Jana Andrlíková

* 1939

  • “People said we were liberated and occupied. It was both at once. Dad was the chairman of the [local] national committee, and he said we should pack up fast and head home. The before we were shopping with Mum in Prostějov. Mum had told me to buy half a bread, that we’d buy a fresh loaf the next day. So all we had was half a loaf of bread for supper and breakfast. We couldn’t go to the town any more because we were in a hurry to get home. We came to the end of Prostějov, where the petrol station used to be. There was a queue there. My husband went there. At the time a litre of petrol cost about two [crowns] fifty. My husband paid a hundred crowns for ten litres of petrol and said: ‘Please, give us the petrol. We need to drive to Bohemia.’ The whole journey we had the radio on, and there they said that the main roads were blocked and that they were looking for military personnel and Communist Party members. Dad was the national committee chairman, and we were both soldiers. We wondered what would happen to us, that they’d probably shoot us dead, and what should we do. As a pilot, my husband knew the area, so we drove along all kinds of roads and country lanes. I have no idea how we got to Jičín. We arrived home. We left our daughter there. We gave Mum everything we had to eat because the shops were all cleaned out.”

  • “People blamed us for not defending the country [in August 1968 - ed.], but trust me that all of us would have defended the country until the very end. We’d never give our country up. [Q: Did you consider it an injustice?] Yes, we did consider it an injustice. We didn’t want to speak with the Soviets at all, nothing... Some camaraderie or something, not a chance. We saw them simply as aliens. And wherever we could, we made them squirm.”

  • “[Q:... the signing of Charter 77, or the fact that there were dissenters, people who were against the regime. Did the army know about that?] We were completely cut off from everything. We didn’t even know what people were discussing, you know? We didn’t even know what the Charter was about. We couldn’t even imagine it. We all had to be subscribed to Rudé právo [Red Law; the main Communist newspaper - trans.], so we read about it in Rudé právo. But we just couldn’t imagine at all [what] freedom of the press or freedom of opinion [meant]. When I wanted to say something in the army, I had to ask for permission. And when they said no, I kept my mouth shut.”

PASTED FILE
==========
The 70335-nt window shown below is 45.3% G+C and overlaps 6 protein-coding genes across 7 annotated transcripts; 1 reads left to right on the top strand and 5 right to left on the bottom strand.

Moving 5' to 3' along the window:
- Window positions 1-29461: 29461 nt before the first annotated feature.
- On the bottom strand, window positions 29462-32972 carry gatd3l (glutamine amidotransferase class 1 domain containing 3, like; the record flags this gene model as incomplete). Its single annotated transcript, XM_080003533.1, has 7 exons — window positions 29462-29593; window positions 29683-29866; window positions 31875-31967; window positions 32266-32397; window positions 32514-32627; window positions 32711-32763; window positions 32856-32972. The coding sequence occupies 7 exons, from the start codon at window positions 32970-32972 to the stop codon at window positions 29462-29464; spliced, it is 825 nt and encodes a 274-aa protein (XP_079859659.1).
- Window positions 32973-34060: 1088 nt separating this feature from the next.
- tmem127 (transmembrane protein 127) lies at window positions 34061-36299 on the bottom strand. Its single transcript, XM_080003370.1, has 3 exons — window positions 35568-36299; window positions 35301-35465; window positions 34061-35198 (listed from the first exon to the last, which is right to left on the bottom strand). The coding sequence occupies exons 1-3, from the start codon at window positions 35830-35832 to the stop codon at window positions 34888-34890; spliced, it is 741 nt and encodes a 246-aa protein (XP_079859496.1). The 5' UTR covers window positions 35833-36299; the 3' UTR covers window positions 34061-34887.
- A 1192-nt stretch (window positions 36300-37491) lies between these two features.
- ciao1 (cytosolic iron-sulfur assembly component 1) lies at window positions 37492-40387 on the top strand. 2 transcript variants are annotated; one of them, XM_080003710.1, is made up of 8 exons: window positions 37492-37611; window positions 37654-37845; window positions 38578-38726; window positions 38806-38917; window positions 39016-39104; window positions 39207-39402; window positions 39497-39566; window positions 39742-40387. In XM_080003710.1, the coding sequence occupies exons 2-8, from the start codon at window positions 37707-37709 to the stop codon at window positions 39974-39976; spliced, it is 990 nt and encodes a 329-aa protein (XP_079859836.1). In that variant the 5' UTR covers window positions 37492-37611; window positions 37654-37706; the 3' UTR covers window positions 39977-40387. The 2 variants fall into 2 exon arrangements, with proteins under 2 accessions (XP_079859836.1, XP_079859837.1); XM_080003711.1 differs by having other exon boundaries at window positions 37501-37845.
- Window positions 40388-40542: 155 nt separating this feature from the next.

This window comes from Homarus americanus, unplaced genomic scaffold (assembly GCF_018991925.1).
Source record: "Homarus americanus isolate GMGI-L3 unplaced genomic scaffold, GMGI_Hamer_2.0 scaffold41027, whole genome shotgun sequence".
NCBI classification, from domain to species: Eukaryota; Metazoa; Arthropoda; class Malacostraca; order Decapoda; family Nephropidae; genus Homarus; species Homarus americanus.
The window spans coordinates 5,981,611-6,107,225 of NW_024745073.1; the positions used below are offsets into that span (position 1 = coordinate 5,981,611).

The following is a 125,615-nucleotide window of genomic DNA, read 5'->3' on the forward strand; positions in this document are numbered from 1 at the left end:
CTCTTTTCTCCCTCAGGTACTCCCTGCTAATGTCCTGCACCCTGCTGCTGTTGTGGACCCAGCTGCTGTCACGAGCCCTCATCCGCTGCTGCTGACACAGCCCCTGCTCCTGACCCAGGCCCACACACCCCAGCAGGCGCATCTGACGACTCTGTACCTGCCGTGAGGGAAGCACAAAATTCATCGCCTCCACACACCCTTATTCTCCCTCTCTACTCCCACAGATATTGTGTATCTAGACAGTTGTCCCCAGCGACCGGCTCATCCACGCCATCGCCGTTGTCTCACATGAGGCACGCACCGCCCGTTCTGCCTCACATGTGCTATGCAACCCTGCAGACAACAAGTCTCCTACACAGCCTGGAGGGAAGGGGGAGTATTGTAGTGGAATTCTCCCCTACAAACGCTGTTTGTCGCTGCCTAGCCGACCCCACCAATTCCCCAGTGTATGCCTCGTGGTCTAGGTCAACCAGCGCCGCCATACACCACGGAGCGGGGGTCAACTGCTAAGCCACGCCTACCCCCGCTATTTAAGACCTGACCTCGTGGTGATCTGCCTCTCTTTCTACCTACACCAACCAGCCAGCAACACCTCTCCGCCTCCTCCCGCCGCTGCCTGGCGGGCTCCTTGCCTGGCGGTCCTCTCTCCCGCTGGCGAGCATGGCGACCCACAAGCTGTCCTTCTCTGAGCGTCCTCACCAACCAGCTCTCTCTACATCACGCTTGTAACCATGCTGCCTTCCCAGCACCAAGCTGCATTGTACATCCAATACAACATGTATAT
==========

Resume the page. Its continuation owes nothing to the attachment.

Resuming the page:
• “The main thing is to be honourable, principled in life, and to do work that you needn’t be ashamed of. And to always tell yourself: ‘Yes, I didn’t do anything wrong.’”

  • “Before they came, there was a spook [military counter-intelligence] opposite us, and we would always go with them on the bus. One time we were sitting next to each other and I told him they should strengthen the guard at the back gate because there were just three soldiers there, taking turns every eight hours. And just imagine, the tanks came in through that back gate. They broke through and came in that way. No one knew they were on the airfield. I wasn’t there at the time, but I heard all about it afterwards. They came to the tower, and everyone from the tower had to come out. They confiscated everything and re-tuned it to their frequencies, and suddenly planes started landing and that was that. We were occupied. Then they allowed our dispatchers back into the tower. So they were serving there together when our regiment came back from Malacky. There was a forest some fifty metres beyond the airstrip, and there were some soldiers camping there. I don’t what soldiers, but they were poor sods, the boys. They didn’t even know where they were going.”

  • “Until sixty-eight we weren’t allowed to be in touch with civilians at all. If there was some entertainment, it was held at the ‘L-norm’ [air-force canteen - transl.]. We were a pretty closed community at the housing estate in Mimoň. We had schools, shops, a supermarket, groceries, a playschool, tobacco. It was a big supermarket and it sold the same things as they do here. We didn’t even go into town. When we did go, it was only to buy a pair of shoes or something to wear. Otherwise we got in the bus at seven a.m., that took us to the airfield, we finished at four, got on the bus, and it took us to the housing estate and we went home.”

  • “The Soviets were here for an exercise in May. There was a regiment here from the Masurian Lakes in Poland. It was an exercise, they weren’t occupying us yet, we were still friends at the time. We played football, that was still fine. Before they flew in here, our regiment flew to Malacky, and the Soviet regiment trained on our airfield. The engineer told me: ‘Please, draw them the whole airfield. The stands, the inner and outer markers, the floodlights, the beacons, and where the tower is.’ So I drew them the whole airfield on a big canvas. Just imagine, they used it to land during the invasion. I thought I’d get a stroke when I worked that out later on.”

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A woman in the Czechoslovak People’s Army

Jana Andrlíková
Jana Andrlíková
zdroj: archiv pamětníka

Jana Andrlíková, née Pulcová, was born on 24 July 1939 in Jičín. Her father Jaroslav Pulec was an important Communist politician, and from 1960 to 1970 he chaired the Municipal National Committee in Jičín. From her sixteen years of age until her retirement, Jana Andrlíková served in the army. In her story she thinks back on the tough times beginning in the army, when women comprised a minute percentage of soldiers. While stationed at Hradčany Airfield she experienced the military exercise Šumava of the Warsaw Pact armies, and the subsequent occupation of the airfield in August 1968 during the Warsaw Pact invasion of Czechoslovakia. She now lives in Prostějov.